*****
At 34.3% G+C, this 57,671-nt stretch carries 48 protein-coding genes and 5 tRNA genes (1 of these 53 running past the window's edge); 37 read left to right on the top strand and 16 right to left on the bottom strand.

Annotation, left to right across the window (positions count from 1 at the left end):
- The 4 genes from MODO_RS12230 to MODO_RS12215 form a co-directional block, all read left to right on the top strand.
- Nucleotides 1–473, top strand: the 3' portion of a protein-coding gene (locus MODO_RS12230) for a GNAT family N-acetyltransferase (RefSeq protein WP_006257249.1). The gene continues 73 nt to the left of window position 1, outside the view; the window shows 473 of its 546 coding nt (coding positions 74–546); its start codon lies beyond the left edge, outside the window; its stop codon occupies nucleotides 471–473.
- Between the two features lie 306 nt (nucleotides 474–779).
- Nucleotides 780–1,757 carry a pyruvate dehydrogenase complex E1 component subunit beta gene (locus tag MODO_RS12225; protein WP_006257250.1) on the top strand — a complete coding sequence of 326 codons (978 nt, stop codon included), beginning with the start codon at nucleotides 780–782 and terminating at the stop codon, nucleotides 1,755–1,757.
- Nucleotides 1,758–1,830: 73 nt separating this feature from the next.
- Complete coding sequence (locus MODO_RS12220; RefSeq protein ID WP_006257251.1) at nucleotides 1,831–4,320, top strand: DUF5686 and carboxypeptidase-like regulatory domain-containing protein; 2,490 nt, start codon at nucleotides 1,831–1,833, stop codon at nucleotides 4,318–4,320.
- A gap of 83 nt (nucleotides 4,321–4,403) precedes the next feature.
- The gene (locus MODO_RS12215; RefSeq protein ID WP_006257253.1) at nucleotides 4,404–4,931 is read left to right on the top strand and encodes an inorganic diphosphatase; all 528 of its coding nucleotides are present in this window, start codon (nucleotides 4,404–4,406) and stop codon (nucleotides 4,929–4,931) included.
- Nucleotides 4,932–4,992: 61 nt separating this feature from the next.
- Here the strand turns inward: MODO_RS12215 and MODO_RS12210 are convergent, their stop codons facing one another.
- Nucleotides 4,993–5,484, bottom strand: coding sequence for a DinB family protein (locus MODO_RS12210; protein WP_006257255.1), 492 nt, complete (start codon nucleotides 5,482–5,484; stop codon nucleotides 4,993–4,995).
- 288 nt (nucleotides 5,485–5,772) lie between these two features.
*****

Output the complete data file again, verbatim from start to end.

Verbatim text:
At 34.3% G+C, this 57,671-nt stretch carries 48 protein-coding genes and 5 tRNA genes (1 of these 53 running past the window's edge); 37 read left to right on the top strand and 16 right to left on the bottom strand.

Annotation, left to right across the window (positions count from 1 at the left end):
- The 4 genes from MODO_RS12230 to MODO_RS12215 form a co-directional block, all read left to right on the top strand.
- Nucleotides 1–473, top strand: the 3' portion of a protein-coding gene (locus MODO_RS12230) for a GNAT family N-acetyltransferase (RefSeq protein WP_006257249.1). The gene continues 73 nt to the left of window position 1, outside the view; the window shows 473 of its 546 coding nt (coding positions 74–546); its start codon lies beyond the left edge, outside the window; its stop codon occupies nucleotides 471–473.
- Between the two features lie 306 nt (nucleotides 474–779).
- Nucleotides 780–1,757 carry a pyruvate dehydrogenase complex E1 component subunit beta gene (locus tag MODO_RS12225; protein WP_006257250.1) on the top strand — a complete coding sequence of 326 codons (978 nt, stop codon included), beginning with the start codon at nucleotides 780–782 and terminating at the stop codon, nucleotides 1,755–1,757.
- Nucleotides 1,758–1,830: 73 nt separating this feature from the next.
- Complete coding sequence (locus MODO_RS12220; RefSeq protein ID WP_006257251.1) at nucleotides 1,831–4,320, top strand: DUF5686 and carboxypeptidase-like regulatory domain-containing protein; 2,490 nt, start codon at nucleotides 1,831–1,833, stop codon at nucleotides 4,318–4,320.
- A gap of 83 nt (nucleotides 4,321–4,403) precedes the next feature.
- The gene (locus MODO_RS12215; RefSeq protein ID WP_006257253.1) at nucleotides 4,404–4,931 is read left to right on the top strand and encodes an inorganic diphosphatase; all 528 of its coding nucleotides are present in this window, start codon (nucleotides 4,404–4,406) and stop codon (nucleotides 4,929–4,931) included.
- Nucleotides 4,932–4,992: 61 nt separating this feature from the next.
- Here the strand turns inward: MODO_RS12215 and MODO_RS12210 are convergent, their stop codons facing one another.
- Nucleotides 4,993–5,484, bottom strand: coding sequence for a DinB family protein (locus MODO_RS12210; protein WP_006257255.1), 492 nt, complete (start codon nucleotides 5,482–5,484; stop codon nucleotides 4,993–4,995).
- 288 nt (nucleotides 5,485–5,772) lie between these two features.